10. Place the loaves on a single parchment-lined baking sheet. Brush them lightly with egg.
  11. Cover and proof at room temperature for about 2 hours, until the dough springs back very slowly when pressed lightly with your finger.
  12. Meanwhile, preheat the oven to 350F.
  13. Just before baking, brush the loaves again with egg, and sprinkle with sesame seeds if you like.
  14. Bake for about 30 – 35 minutes, until the crust is a deep, shiny brown.
  15. Cool on a wire rack.

Post a comment » 28 Comments

  1. What beautiful egg loaves! I just want to reach in and grab that slice.

  2. Delicious, mouth watering bread. I want to make this right now Susan…
    Cheers,
    elra

  3. Those look so good! Eggs are an amazing thing, all in a treasure box from nature.
    Another thing we here like about eggs: They are laid by chickens!!! (we love our chickens :-)

  4. Oh definitely! Yum, yum and yum again! I made a big ole kulich for orthodox easter this year, even though I’m a complete heathen, just to have a nice rich eggy bread. I get the most gorgeous eggs from my local co-op. Nothing like eggs from birds who have been wandering around outside eating what they are supposed to rather than some antibiotic-laced feed.

  5. While I’m not keen on eggs, I think your bread looks amazing. That photo is just breathtaking.

  6. munch. munch..oh, scuse me, can I get a slice?

  7. Splendid recipe! I wonder, though, if the use of 2 eggs instead of 1.5 would spoil the architecture of the final loaf. Considering that water’s specific weight matches closely it’s volume in ml, and eggs go up to 75% water, 2 eggs topped with water to a 233 g (ml) would make the awkward task of dividing eggs unecessary (even beaten they don’t obey quite well…).
    But then, there’ll be another egg for finishing…never mind.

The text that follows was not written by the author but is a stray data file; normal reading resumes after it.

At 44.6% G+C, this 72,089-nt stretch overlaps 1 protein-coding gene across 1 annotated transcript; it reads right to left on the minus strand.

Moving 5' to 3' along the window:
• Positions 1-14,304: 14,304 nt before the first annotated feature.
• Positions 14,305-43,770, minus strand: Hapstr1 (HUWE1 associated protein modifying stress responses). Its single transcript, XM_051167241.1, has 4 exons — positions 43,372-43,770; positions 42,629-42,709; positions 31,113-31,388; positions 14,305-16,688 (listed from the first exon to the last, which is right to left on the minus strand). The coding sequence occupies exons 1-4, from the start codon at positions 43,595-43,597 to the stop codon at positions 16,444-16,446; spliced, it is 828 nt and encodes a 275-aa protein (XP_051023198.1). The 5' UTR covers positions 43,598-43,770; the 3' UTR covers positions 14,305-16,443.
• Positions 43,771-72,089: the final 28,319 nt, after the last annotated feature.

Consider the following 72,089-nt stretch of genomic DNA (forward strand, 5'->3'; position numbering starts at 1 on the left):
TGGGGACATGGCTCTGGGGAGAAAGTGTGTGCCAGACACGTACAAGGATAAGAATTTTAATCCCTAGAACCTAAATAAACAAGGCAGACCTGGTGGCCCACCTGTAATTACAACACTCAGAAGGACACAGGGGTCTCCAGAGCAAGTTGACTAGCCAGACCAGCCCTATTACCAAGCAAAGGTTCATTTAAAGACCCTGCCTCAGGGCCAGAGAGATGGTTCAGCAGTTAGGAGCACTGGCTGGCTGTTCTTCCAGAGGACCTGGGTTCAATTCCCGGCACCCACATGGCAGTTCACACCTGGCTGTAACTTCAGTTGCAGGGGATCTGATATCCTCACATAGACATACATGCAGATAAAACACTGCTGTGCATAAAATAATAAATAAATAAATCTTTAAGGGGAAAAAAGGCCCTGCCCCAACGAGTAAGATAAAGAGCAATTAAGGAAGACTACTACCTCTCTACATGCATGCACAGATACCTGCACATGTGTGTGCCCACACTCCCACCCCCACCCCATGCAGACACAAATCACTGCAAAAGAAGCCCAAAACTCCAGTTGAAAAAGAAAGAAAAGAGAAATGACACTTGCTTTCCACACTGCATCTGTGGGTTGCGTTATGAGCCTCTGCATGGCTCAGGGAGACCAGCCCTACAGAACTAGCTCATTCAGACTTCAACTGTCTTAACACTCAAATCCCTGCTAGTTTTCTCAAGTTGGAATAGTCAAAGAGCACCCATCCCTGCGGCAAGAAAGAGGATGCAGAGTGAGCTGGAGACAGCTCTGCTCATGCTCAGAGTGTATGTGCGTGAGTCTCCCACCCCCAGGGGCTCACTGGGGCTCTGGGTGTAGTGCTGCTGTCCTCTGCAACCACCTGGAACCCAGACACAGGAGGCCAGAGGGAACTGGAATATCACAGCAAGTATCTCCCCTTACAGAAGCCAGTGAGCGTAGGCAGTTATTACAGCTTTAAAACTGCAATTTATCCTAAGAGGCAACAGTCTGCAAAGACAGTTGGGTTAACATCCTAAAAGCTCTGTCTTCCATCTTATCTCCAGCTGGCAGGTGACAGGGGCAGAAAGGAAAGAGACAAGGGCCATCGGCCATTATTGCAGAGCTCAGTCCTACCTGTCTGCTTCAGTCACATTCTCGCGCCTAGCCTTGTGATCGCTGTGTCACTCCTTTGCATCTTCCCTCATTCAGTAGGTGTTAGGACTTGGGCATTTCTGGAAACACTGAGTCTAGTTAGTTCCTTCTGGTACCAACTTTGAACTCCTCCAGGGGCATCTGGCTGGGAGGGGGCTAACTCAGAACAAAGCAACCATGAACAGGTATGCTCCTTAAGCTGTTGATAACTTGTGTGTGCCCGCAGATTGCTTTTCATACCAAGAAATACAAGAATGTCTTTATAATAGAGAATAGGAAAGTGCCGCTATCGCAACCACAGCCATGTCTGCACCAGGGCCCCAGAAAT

I’m a huge fan of your blog!

  8. The egg bread looks great! I really want to bake one by my own since I saw the recipe in “advanced bread and pastery”. Your post pushed the recipe now on the top of list :-D

  9. Hi, I just found your blog. Very beautiful braids!

  10. Interesting list of reasons to love eggs. I would think that the fragile nature of eggs would be something one would not love, but I guess that depends on the person’s perspective.

    The bread looks beautiful!

  11. Thanks everyone!
    Luiz Paolo, you’re right, two eggs and less water would probably work well, but as you say then you’d have to break another egg!
    Memoria, I like the fragility because it lets the chicken get out!

  12. Hi Susan,
    thanks so much for participating, I am so happy!
    I like the way you describe so well all recipes, and all skills and techniques you include to knead perfectly and have super breads!
    Have a nice w.e.!

  13. This bread looks great, but I only have regular yeast. Will I be able to make this bread, just letting it rise for twice as long a time?

    And by the way, thank you for this blog. I’m looking forward to trying a homemade sourdough one of these days when I get brave enough to tackle a starter!

    Cheers,

    Garden Goddess

  14. Garden Goddess, here’s some information about converting from instant to active dry or fresh yeast:
    http://www.wildyeastblog.com/2008/01/12/instant-yeast/
    You do not need to let the bread rise for longer if you use fresh or active dry in place of instant; you just use more yeast! (“Instant” yeast is really a misnomer if you ask me.)

  15. GORGEOUS braids! And just as pretty- your “eleven things” ode to eggs.

    -Siri

  16. Your bread looks delicious. Great information about shaping the pieces of the braid as well.

  17. Always so gorgeous. Fun that you stopped with just 11 things.

  18. Hmm… I usually dump in the sugar with the other ingredients at the beginning of mixing, with not so stellar results. Now I know why.

  19. [...] dann hat Susan von Wild Yeast für BBD #19 Eggbread gebacken, und beim Betrachten der Bilder war es um mich geschehen. Dieses Brot mußte gebacken [...]